On the next two plays, two straight short passes to Moore, Osi first tried the bull/spin combo to no avail, then went with a wider approach off the edge a la Kyle Vanden Bosch. I thought the idea in the latter play might be to upset Bushrod's timing with his initial block, as he'd have to engage Osi after the receiver released into his route. But Bushrod simply waited and blocked Osi away from the pressure. I liked his edge-blocking two plays later on Thomas' six-yard run to the four-yard line, and I was very impressed with his ability to chip off the line and hit the next level on Mike Bell's two-yard touchdown. Bushrod blew Clark up in the end zone, keeping the linebacker from filling the gap that Bell jumped through for the score.
I liked and agreed with what poster "ChrisNO" had to say about the Saints' tight internal line splits, and the way things are set up to help the tackles. I would add that Bushrod's skill set makes him potentially more than a plug-in at left tackle, which adds him to the Saints' list of great bargains.
If the Saints were defined by their first drive, the Falcons may have seen the most mileage from the final one they stopped on Sunday night against the Bears. The new-era Falcons have been DVOA stars on offense in just about every field zone, but their ability to put opposing offenses away in the red zone is a major surprise. Through the first six weeks of the 2009 season, Atlanta ranks in the mid-20s in Defensive DVOA throughout the playing field -- until opponents hit the Falcons' 20. From there, the Falcons rank first in the red zone overall (-73.8 percent), sixth against the run (34.4 percent), and second against the pass (103.4 percent).
The Bears started their final drive on their own 12, down 21-14. Jay Cutler came to the line in a three-wide set, and the Falcons playing tight on the edges. Jay Cutler hit Devin Hester for six yards, then Hester took one over the middle, in a zone the Falcons left open by way of a mega-safety backpedal in a Cover-2 look, for a gain of 34 to the Atlanta 48. Hester's unobstructed run was also aided by middle linebacker Curtis Lofton pressing the halfback and looking for the quick bailout pass. Not great strategy against Cutler. Of course, Cutler isn't stupid -- with the Falcons reacting by playing off in a nickel set, he hit Matt Forte with a dink pass up the middle for 12 yards, and all of it after the catch.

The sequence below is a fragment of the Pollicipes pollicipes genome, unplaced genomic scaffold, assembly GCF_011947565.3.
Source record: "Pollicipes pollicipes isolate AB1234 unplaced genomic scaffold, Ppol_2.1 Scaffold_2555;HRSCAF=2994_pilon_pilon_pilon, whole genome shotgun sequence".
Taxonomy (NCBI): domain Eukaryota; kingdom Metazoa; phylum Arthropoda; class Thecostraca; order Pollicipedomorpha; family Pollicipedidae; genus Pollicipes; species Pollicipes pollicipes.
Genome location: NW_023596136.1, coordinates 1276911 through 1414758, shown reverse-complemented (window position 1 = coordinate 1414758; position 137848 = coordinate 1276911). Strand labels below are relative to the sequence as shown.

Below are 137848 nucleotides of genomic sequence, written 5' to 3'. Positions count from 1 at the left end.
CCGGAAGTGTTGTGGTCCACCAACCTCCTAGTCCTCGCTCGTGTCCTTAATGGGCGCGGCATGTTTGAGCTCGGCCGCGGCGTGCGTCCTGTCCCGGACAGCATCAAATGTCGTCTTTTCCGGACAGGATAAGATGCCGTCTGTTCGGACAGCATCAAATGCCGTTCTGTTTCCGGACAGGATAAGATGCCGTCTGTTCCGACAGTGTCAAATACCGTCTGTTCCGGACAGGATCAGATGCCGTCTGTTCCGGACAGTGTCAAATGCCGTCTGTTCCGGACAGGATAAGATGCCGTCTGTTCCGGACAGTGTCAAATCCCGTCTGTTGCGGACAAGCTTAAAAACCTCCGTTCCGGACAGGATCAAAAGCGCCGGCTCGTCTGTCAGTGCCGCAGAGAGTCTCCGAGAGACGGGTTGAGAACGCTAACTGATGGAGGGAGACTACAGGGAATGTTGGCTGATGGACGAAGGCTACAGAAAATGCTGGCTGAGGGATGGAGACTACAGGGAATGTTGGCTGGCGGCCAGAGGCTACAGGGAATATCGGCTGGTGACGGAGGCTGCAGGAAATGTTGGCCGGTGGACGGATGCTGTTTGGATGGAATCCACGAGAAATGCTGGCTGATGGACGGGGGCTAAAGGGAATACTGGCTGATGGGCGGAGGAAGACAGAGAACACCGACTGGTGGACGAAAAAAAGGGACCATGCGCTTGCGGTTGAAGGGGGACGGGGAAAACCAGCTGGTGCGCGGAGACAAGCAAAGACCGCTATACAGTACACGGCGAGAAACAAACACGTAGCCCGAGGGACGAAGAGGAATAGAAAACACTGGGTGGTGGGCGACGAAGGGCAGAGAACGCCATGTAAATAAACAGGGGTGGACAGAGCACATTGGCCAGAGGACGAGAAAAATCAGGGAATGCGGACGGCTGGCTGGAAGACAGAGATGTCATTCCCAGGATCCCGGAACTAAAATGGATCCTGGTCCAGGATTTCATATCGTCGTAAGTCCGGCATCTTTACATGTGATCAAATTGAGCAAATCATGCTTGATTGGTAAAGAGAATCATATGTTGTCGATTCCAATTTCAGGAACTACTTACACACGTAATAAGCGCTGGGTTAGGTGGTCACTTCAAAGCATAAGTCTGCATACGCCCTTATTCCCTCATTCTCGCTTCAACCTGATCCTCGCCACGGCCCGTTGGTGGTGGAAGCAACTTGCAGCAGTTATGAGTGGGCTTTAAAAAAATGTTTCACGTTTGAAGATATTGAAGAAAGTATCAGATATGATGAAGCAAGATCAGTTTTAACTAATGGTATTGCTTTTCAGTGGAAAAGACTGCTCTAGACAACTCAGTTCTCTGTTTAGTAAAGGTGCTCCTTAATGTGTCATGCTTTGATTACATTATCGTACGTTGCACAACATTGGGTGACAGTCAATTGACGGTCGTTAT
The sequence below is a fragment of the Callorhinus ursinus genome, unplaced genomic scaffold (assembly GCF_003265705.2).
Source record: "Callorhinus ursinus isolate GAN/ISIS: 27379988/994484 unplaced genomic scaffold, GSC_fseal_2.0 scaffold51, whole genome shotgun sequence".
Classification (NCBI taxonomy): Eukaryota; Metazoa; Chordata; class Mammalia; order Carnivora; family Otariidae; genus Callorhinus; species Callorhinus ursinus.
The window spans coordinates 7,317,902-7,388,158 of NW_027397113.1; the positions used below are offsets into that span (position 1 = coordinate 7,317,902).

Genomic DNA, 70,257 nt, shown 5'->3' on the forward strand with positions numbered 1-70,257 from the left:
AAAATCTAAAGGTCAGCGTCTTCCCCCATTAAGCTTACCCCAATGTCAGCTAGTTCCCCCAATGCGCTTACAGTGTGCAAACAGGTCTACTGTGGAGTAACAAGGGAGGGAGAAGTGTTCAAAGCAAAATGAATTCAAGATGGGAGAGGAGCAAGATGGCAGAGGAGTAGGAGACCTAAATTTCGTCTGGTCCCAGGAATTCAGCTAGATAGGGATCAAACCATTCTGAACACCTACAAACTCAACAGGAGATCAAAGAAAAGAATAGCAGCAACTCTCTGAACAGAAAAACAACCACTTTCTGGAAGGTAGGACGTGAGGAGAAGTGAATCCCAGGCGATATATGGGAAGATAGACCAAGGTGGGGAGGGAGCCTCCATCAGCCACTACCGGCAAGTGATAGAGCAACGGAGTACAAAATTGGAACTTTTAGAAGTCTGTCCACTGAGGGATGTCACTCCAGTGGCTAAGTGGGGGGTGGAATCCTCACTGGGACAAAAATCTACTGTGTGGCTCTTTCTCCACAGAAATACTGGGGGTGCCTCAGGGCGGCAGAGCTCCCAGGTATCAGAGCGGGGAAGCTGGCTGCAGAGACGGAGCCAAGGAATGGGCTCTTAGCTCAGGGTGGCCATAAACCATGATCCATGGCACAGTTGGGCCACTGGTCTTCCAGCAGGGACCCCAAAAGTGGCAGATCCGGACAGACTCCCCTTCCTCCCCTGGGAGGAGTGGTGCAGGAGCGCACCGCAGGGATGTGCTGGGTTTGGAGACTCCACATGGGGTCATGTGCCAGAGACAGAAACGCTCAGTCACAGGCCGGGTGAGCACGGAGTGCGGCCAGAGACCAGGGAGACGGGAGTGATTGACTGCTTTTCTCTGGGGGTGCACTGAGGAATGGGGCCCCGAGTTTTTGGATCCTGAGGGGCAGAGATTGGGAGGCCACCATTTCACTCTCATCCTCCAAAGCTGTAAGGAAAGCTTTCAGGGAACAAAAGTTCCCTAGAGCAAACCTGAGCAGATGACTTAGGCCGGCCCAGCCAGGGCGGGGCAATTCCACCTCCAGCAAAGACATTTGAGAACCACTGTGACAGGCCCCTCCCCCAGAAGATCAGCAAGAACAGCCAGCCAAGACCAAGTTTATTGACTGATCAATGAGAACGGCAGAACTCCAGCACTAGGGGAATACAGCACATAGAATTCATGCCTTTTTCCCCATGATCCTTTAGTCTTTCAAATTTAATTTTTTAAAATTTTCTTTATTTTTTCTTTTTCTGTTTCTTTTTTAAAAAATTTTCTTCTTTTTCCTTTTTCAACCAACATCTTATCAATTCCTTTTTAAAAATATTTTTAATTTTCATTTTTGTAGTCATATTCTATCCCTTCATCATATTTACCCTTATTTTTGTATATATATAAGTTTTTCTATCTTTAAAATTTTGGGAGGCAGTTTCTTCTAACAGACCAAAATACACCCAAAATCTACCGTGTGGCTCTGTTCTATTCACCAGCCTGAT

At the two-minute warning, and after a neutral zone infraction on end Kroy Biermann, the Bears had first-and-10 at the Atlanta 30. Cutler hit Hester on a quick out for six, overthrew speedster Johnny Knox in the end zone, and had third-and-17 to deal with after he was sacked by John Abraham and Jonathan Babineaux. Abraham got the bull-and-spin on Orlando Pace in this play, the same type Umenyiora couldn't get on Bushrod in the Giants-Saints game. Because the Falcons could get pressure with four, Cutler found it more and more difficult to find the hot route. The Bears went five-wide, and Cutler threw to tight end Greg Olsen over the middle of the field. Olsen had some contact going back-and-forth with Lofton, and for the second time in this game, the Falcons picked up a pass interference penalty simply because the defender in question didn't get his head around to play the ball. If the Atlanta coaching staff needed a teaching point for this week, well, there's one.